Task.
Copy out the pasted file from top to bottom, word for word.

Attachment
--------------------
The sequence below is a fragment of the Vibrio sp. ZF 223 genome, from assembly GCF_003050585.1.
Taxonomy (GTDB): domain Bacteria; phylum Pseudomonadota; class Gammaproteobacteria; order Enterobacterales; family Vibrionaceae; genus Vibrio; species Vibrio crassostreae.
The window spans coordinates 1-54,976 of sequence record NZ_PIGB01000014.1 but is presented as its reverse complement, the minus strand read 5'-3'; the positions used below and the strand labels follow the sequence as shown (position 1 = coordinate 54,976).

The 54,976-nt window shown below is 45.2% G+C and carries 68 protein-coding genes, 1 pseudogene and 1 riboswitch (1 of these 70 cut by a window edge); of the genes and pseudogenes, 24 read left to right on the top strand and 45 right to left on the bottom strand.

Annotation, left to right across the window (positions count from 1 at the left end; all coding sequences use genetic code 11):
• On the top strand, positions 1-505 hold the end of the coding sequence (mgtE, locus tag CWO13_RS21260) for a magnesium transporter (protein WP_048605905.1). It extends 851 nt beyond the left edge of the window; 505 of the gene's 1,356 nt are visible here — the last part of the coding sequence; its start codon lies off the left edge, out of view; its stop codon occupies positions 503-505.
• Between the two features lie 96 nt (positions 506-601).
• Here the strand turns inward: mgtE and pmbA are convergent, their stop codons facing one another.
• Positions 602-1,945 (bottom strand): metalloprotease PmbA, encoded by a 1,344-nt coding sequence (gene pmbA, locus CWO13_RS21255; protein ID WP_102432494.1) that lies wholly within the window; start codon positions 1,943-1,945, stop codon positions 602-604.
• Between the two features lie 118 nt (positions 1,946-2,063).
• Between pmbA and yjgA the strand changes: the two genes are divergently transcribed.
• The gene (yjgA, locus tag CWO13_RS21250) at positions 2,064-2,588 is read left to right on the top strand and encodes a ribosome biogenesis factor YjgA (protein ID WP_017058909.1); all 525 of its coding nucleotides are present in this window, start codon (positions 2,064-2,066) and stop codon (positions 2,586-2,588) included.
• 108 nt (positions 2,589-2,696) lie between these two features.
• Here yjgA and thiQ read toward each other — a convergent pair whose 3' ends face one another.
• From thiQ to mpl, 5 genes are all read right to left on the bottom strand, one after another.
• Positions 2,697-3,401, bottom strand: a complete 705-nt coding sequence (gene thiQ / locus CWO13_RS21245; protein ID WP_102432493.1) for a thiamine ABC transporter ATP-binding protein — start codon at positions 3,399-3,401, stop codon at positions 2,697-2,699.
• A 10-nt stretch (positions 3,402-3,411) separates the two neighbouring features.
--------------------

The sequence below is a fragment of the Vibrio sp. ZF 223 genome, from assembly GCF_003050585.1.
Taxonomy (GTDB): domain Bacteria; phylum Pseudomonadota; class Gammaproteobacteria; order Enterobacterales; family Vibrionaceae; genus Vibrio; species Vibrio crassostreae.
The window spans coordinates 1-54,976 of sequence record NZ_PIGB01000014.1 but is presented as its reverse complement, the minus strand read 5'-3'; the positions used below and the strand labels follow the sequence as shown (position 1 = coordinate 54,976).

The 54,976-nt window shown below is 45.2% G+C and carries 68 protein-coding genes, 1 pseudogene and 1 riboswitch (1 of these 70 cut by a window edge); of the genes and pseudogenes, 24 read left to right on the top strand and 45 right to left on the bottom strand.

Annotation, left to right across the window (positions count from 1 at the left end; all coding sequences use genetic code 11):
• On the top strand, positions 1-505 hold the end of the coding sequence (mgtE, locus tag CWO13_RS21260) for a magnesium transporter (protein WP_048605905.1). It extends 851 nt beyond the left edge of the window; 505 of the gene's 1,356 nt are visible here — the last part of the coding sequence; its start codon lies off the left edge, out of view; its stop codon occupies positions 503-505.
• Between the two features lie 96 nt (positions 506-601).
• Here the strand turns inward: mgtE and pmbA are convergent, their stop codons facing one another.
• Positions 602-1,945 (bottom strand): metalloprotease PmbA, encoded by a 1,344-nt coding sequence (gene pmbA, locus CWO13_RS21255; protein ID WP_102432494.1) that lies wholly within the window; start codon positions 1,943-1,945, stop codon positions 602-604.
• Between the two features lie 118 nt (positions 1,946-2,063).
• Between pmbA and yjgA the strand changes: the two genes are divergently transcribed.
• The gene (yjgA, locus tag CWO13_RS21250) at positions 2,064-2,588 is read left to right on the top strand and encodes a ribosome biogenesis factor YjgA (protein ID WP_017058909.1); all 525 of its coding nucleotides are present in this window, start codon (positions 2,064-2,066) and stop codon (positions 2,586-2,588) included.
• 108 nt (positions 2,589-2,696) lie between these two features.
• Here yjgA and thiQ read toward each other — a convergent pair whose 3' ends face one another.
• From thiQ to mpl, 5 genes are all read right to left on the bottom strand, one after another.
• Positions 2,697-3,401, bottom strand: a complete 705-nt coding sequence (gene thiQ / locus CWO13_RS21245; protein ID WP_102432493.1) for a thiamine ABC transporter ATP-binding protein — start codon at positions 3,399-3,401, stop codon at positions 2,697-2,699.
• A 10-nt stretch (positions 3,402-3,411) separates the two neighbouring features.